• Amanda @ at 11:41 am, June 15th, 2012

    A quote that has served me well time and again in these types of conversations: “After all, if it were really an equal rights movement, it wouldn’t be called FEMinism. Just like if humanity really included women, it wouldn’t be called MANkind.”

    Also, this: http://dizzybuzzkill.wordpress.com/2007/07/20/context/ Keeps me grounded after a long day in my oppression-fighting cape.

  • Kait @ at 3:13 pm, June 15th, 2012

    I can definitely relate. I haven’t had any interactions go that poorly, but there have been times when people I’ve been close to (family memebers, etc) have just totally disrespected my chosen field, ie “So, are you taking any *real” courses this year?”

    It totally sucks. This is why I have gotten really into the idea of a movement to reclaim the word “feminist.”

    Thanks for sharing, this is definitely something that needs to be discussed and shared, alone is too painful.

  • Sophia I @ at 9:57 pm, June 16th, 2012

    I am seriously overwhelmed by these responses, in the best way. Thank you so much for sharing your thoughts. Already, I feel more at ease knowing that so many of you can relate. It really means so much to hear that I’m not the only one who believes this is a highly imperative yet often neglected conversation. I’ll be reading these over a few times more. Really empowering to see 17 poignant comments on something I wrote at a time of such raw frustration. I hope that the conversation will continue and as I continue to stand for what I believe in, I’ll become better equipped to stay strong, despite opposition. I guess its all part of being a passionate person – regardless of your passion.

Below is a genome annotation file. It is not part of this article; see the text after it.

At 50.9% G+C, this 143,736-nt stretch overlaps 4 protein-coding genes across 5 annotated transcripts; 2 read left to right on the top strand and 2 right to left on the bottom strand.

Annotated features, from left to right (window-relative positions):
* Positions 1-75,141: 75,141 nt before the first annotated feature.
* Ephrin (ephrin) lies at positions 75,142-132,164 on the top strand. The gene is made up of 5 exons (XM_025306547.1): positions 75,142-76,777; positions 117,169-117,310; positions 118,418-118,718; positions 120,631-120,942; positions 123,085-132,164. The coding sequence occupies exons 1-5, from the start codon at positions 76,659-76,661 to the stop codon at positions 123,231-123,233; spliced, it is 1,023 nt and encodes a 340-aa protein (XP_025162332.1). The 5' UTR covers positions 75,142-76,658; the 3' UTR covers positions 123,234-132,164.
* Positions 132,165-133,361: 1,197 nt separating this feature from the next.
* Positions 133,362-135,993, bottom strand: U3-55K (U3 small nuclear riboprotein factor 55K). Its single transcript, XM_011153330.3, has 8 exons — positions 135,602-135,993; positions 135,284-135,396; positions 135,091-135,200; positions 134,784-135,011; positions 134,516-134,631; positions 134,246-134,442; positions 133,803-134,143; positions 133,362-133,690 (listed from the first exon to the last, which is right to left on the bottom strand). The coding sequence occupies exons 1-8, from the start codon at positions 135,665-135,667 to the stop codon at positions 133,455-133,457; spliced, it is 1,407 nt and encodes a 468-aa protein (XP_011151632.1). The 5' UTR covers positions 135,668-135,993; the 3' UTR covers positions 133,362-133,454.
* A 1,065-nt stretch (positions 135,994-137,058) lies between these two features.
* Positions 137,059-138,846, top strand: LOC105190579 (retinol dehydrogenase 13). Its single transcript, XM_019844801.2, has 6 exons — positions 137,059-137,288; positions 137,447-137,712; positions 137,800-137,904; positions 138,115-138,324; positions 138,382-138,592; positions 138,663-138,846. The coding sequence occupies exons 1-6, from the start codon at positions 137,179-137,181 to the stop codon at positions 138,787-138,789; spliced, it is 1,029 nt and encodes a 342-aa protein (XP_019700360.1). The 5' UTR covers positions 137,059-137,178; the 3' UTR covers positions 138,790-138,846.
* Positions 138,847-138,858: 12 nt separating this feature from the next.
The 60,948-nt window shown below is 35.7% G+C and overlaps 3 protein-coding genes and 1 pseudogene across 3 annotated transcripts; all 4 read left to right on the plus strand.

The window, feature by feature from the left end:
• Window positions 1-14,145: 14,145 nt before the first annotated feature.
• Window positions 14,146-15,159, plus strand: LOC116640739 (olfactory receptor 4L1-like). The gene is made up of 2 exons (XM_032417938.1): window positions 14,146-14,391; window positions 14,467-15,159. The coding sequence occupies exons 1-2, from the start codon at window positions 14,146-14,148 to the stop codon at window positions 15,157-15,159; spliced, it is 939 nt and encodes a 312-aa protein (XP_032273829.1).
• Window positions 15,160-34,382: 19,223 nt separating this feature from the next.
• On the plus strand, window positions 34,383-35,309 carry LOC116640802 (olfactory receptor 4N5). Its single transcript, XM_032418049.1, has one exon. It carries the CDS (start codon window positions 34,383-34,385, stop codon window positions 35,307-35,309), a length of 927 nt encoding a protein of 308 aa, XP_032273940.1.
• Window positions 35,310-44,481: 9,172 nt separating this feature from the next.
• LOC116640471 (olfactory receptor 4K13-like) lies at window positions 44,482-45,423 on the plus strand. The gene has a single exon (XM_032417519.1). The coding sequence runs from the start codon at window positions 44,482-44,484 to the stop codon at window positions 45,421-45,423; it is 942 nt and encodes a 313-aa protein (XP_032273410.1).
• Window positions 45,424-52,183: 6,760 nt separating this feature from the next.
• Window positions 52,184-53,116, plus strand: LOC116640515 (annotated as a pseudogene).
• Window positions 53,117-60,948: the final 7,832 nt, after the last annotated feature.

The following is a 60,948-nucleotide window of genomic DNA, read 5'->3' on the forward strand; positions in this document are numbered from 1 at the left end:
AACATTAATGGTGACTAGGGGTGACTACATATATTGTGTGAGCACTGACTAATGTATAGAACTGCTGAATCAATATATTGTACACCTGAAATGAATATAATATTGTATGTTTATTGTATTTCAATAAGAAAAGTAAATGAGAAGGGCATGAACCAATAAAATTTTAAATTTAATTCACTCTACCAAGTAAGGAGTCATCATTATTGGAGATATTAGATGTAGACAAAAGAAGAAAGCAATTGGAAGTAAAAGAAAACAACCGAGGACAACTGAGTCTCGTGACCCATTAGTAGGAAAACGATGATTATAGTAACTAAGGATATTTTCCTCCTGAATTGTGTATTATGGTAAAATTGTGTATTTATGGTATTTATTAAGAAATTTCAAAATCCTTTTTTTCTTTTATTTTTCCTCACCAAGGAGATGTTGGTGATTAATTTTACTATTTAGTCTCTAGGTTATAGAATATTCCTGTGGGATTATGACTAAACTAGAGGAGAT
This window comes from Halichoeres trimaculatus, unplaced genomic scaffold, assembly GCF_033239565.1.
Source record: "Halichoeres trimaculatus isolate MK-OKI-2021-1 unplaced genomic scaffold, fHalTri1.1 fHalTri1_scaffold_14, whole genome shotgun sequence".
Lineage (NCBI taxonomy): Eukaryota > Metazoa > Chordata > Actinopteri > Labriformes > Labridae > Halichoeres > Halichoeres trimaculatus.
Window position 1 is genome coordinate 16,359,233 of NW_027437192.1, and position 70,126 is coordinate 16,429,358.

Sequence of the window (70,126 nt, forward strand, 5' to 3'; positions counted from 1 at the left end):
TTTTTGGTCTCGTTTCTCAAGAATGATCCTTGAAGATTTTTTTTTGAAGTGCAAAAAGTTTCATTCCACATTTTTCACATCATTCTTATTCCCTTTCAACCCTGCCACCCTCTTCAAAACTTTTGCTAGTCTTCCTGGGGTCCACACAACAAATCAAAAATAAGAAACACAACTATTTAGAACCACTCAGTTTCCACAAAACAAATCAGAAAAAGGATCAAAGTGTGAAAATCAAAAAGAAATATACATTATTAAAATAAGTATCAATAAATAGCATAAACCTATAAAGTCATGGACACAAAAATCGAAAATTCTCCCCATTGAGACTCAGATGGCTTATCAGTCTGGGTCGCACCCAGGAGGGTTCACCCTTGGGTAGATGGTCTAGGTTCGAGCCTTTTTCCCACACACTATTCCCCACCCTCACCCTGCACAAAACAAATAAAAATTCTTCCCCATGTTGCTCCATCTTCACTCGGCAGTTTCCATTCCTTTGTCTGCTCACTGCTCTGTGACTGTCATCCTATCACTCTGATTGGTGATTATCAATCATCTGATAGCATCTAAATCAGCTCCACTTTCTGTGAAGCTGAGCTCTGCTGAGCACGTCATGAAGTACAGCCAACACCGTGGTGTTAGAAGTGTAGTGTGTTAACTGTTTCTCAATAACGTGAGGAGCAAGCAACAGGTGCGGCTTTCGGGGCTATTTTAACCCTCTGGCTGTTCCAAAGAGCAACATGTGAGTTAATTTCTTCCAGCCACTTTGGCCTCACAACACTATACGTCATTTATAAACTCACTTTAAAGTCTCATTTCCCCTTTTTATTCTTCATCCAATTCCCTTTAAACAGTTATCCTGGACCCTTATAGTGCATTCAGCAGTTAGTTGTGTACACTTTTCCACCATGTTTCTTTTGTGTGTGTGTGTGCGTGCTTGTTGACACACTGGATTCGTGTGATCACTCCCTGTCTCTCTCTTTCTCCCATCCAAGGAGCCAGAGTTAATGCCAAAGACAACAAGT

I just definitely think that the gender “thing” is so deeply rooted for so many people, and is therefore associated with a certain degree of comfort. This seems obvious, but it can definitely be disheartening when that comfort is “threatened.” It’s definitely difficult to acknowledge or admit when that “thing” is a discomfort for you, but a comfort to someone else. That can be a really revolutionary yet painful discovery – especially when that someone else is a close friend or family member. That fundamental difference is enormous and sometimes ugly.

    Anyway, thanks again for all of the feedback – this is exactly what I had hoped for.

  • fed up with irrationality @ at 5:42 am, June 21st, 2012

    I the worst part is discovering that someone close is misunderstanding and not accepting a different viewpoint espeially when it is something im very passionate about. unfortunately for me i love researching and constructing arguments but im not eloquent so i always fail to get my point across. this is why i write everytime i feel indignant and i imagine people in my life reading my writng and being convinced.